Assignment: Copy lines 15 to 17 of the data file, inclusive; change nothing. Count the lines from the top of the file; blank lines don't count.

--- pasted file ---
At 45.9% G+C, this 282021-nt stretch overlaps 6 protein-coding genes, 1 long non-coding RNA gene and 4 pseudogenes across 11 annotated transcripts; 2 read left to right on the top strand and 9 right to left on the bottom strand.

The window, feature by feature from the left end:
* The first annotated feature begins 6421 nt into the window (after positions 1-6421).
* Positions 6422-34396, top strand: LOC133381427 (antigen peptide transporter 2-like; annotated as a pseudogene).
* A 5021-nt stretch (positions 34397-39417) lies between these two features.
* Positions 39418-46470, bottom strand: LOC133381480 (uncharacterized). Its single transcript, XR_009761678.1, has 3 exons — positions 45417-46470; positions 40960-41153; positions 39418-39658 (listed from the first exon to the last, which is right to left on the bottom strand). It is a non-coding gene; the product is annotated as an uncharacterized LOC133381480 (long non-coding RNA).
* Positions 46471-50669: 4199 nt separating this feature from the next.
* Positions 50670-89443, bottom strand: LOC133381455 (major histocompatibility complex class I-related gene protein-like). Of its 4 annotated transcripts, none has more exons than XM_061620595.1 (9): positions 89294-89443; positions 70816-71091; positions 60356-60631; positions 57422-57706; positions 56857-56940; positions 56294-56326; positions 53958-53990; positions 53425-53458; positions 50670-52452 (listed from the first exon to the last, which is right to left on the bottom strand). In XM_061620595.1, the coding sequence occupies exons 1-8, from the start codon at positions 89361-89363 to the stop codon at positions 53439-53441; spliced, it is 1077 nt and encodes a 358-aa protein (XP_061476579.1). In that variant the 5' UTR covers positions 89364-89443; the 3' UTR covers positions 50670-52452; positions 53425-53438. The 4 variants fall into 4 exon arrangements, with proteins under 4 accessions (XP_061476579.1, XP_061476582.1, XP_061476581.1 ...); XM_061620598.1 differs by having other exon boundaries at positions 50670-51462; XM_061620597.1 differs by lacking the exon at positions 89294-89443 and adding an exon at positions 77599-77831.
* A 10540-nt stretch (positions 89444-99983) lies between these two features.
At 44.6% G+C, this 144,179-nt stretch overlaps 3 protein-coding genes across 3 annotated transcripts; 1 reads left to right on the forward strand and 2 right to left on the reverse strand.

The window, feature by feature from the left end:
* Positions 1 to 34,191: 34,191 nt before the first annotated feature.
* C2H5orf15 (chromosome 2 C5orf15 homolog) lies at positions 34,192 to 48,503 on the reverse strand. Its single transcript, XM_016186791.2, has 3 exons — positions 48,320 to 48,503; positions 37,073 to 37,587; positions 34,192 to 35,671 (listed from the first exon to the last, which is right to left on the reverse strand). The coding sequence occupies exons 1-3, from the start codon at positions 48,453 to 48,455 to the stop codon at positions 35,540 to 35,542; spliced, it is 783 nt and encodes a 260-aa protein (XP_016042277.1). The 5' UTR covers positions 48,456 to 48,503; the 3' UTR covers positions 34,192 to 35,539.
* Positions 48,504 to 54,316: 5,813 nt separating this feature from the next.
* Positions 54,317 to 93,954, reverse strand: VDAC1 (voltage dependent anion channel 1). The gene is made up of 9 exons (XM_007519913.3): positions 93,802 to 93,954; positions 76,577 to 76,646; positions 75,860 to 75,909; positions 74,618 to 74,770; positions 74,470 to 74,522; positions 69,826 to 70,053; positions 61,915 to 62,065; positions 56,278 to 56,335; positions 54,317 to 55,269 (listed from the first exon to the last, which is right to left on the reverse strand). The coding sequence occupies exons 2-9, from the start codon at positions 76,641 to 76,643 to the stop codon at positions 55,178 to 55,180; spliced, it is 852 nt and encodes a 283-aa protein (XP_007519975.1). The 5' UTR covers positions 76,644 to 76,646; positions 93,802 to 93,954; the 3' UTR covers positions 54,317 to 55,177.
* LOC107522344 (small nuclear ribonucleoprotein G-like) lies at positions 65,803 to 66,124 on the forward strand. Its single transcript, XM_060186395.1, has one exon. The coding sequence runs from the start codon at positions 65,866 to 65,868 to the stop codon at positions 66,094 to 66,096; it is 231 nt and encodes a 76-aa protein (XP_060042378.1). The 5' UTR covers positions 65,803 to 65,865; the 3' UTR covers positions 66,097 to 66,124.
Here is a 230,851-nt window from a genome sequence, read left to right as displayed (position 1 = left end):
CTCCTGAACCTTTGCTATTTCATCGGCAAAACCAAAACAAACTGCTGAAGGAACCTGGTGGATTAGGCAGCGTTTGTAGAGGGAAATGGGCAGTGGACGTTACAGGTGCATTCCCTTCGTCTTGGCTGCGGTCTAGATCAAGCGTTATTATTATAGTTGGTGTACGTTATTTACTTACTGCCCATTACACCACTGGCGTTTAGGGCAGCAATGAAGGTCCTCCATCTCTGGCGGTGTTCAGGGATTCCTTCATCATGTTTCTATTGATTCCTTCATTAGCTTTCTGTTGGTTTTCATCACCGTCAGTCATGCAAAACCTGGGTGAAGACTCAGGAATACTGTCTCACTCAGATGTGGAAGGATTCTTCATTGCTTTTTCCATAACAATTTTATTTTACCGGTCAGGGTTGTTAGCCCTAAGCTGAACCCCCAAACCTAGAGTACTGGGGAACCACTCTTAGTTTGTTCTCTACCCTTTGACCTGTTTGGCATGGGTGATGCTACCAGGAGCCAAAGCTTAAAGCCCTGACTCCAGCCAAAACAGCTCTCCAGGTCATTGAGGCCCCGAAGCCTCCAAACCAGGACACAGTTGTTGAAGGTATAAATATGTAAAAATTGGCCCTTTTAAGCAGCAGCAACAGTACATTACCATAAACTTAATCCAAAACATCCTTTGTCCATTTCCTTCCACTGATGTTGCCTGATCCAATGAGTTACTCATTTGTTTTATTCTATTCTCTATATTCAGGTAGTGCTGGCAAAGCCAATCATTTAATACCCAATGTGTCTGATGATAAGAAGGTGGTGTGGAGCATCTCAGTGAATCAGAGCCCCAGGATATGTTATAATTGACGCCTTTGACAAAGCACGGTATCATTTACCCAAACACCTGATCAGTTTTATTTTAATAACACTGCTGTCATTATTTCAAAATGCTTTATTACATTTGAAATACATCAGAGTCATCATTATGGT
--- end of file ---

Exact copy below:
* Positions 54,317 to 93,954, reverse strand: VDAC1 (voltage dependent anion channel 1). The gene is made up of 9 exons (XM_007519913.3): positions 93,802 to 93,954; positions 76,577 to 76,646; positions 75,860 to 75,909; positions 74,618 to 74,770; positions 74,470 to 74,522; positions 69,826 to 70,053; positions 61,915 to 62,065; positions 56,278 to 56,335; positions 54,317 to 55,269 (listed from the first exon to the last, which is right to left on the reverse strand). The coding sequence occupies exons 2-9, from the start codon at positions 76,641 to 76,643 to the stop codon at positions 55,178 to 55,180; spliced, it is 852 nt and encodes a 283-aa protein (XP_007519975.1). The 5' UTR covers positions 76,644 to 76,646; positions 93,802 to 93,954; the 3' UTR covers positions 54,317 to 55,177.
* LOC107522344 (small nuclear ribonucleoprotein G-like) lies at positions 65,803 to 66,124 on the forward strand. Its single transcript, XM_060186395.1, has one exon. The coding sequence runs from the start codon at positions 65,866 to 65,868 to the stop codon at positions 66,094 to 66,096; it is 231 nt and encodes a 76-aa protein (XP_060042378.1). The 5' UTR covers positions 65,803 to 65,865; the 3' UTR covers positions 66,097 to 66,124.
Here is a 230,851-nt window from a genome sequence, read left to right as displayed (position 1 = left end):